Friday, November 9, 2012
Must You Provide A Urine Sample in A NJ DUI Arrest?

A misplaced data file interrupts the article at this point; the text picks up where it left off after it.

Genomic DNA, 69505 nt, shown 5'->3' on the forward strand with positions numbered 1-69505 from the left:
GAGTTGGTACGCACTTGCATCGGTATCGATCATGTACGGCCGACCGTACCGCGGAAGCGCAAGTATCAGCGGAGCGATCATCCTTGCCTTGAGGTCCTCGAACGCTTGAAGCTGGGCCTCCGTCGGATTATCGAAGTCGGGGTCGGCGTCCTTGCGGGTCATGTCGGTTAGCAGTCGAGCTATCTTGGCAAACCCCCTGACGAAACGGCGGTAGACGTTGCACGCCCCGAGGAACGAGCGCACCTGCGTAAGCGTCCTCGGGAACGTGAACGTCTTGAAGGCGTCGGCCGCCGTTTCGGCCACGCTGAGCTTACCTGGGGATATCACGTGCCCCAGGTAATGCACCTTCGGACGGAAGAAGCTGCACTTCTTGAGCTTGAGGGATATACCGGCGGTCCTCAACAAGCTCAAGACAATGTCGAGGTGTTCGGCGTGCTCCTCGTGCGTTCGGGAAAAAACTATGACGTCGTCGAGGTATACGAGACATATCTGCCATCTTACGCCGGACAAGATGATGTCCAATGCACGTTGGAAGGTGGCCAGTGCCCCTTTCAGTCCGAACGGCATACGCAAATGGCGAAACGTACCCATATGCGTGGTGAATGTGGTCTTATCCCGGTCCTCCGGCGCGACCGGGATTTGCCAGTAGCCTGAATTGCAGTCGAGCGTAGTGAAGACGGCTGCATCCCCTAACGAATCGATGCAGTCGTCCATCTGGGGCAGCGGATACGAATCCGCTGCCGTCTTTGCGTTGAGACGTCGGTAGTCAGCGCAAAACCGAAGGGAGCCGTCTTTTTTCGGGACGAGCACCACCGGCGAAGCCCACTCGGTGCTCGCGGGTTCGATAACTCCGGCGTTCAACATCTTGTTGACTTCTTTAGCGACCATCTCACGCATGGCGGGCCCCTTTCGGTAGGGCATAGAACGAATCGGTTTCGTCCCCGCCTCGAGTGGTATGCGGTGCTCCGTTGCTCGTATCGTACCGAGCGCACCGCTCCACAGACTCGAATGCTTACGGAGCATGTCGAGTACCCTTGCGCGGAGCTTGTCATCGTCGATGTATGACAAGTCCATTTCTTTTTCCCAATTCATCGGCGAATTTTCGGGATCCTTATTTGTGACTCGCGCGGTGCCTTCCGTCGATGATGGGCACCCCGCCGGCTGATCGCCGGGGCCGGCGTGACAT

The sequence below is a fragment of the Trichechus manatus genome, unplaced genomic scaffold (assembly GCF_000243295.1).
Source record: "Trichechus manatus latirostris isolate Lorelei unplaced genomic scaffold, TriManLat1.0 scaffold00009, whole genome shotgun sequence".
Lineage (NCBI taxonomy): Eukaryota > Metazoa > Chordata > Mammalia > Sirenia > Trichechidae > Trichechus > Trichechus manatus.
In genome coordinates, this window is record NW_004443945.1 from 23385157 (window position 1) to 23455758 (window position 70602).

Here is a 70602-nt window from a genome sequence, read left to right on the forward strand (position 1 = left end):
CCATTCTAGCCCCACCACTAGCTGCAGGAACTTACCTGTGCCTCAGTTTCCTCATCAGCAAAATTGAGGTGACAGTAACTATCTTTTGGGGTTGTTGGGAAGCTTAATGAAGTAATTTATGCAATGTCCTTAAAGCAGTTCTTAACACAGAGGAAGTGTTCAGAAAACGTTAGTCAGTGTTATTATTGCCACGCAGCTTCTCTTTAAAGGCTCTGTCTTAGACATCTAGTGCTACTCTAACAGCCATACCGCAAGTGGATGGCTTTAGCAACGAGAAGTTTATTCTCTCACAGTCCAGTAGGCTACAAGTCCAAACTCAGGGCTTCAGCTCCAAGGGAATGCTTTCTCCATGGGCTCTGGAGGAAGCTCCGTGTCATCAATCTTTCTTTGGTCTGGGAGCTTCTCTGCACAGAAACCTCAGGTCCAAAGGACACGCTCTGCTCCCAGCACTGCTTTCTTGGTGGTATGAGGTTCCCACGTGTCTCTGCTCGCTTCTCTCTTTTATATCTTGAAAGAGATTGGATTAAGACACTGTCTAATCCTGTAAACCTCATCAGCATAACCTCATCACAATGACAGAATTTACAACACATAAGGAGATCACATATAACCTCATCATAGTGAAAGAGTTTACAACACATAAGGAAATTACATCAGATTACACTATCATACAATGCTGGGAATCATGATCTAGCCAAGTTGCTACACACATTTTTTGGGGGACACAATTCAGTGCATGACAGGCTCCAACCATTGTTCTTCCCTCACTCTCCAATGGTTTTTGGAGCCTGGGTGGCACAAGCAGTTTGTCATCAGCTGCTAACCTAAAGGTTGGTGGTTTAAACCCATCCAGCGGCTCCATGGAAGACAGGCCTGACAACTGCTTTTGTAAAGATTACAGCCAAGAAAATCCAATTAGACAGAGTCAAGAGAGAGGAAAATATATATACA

On July 2, 2012 the New Jersey Appellate Court heard the case of State v. Verpent (A-3807-10T4). Verpent was found guilty of DUI and challenged the failure of Bergen County Superior Court Judge Jerejian to suppress the lab results from his urine sample. The Appellate Division upheld prior cases requiring the submission of urine and its use in proving Driving Under the Influence Cases. Once an officer's observations lead to a conclusion that an individual is under the influence of intoxicants, the officer may request the performance of field sobriety testing in the event that the officer believes the individual may safely perform the tests. If the field sobriety tests provide further evidence of intoxication, the individual will be asked to provide a breath sample into an Alcotest device. If the individual's blood alcohol level (BAC) is under the legal limit or non-existent and the officer believes drugs may be causing the inability to perform tests, a Drug Recognition Expert (DRE) will then perform further testing along with obtaining urine and sometimes blood samples from the accused. N.J.S. 39:4-50.2(a) requires all drivers to consent to submission of urine and blood samples upon an officer's request. Although defendant challenged the taking of his urine without a warrant, the Court held that the officer's observations gave rise to probable cause to arrest and exigent circumstances justifying taking of a urine sample without a warrant under the theory that delay could result in "destruction of evidence." Although urine screens are not always accurate and the results are subject to challenge, the NJ courts have long required defendants in driving while intoxicated matters to provide urine specimens and there is "no federal constitutional right to prevent being required to giving a urine sample". State v. Malik (534 A.2d 27 (App. Div. 1987) DUI/DWI in New Jersey is not taken lightly and if you are arrested for these charges you should seek an experienced attorney to assist you in your defense. Selecting an attorney who knows your rights and is able to avoid a conviction based on mistakes by officers in their attempt to prove your guilt is the difference between keeping or losing your license, as well as a host of other problems that come with a refusal conviction in NJ. If you are charged with DUI contact an attorney immediately to protect your rights. For more information on Driving Under the Influence or other serious municipal court/traffic matters in New Jersey visit HeatherDarlingLawyer.com. This blog is for informational purposes only and in no way intended to replace the advice of an attorney regarding your specific matter.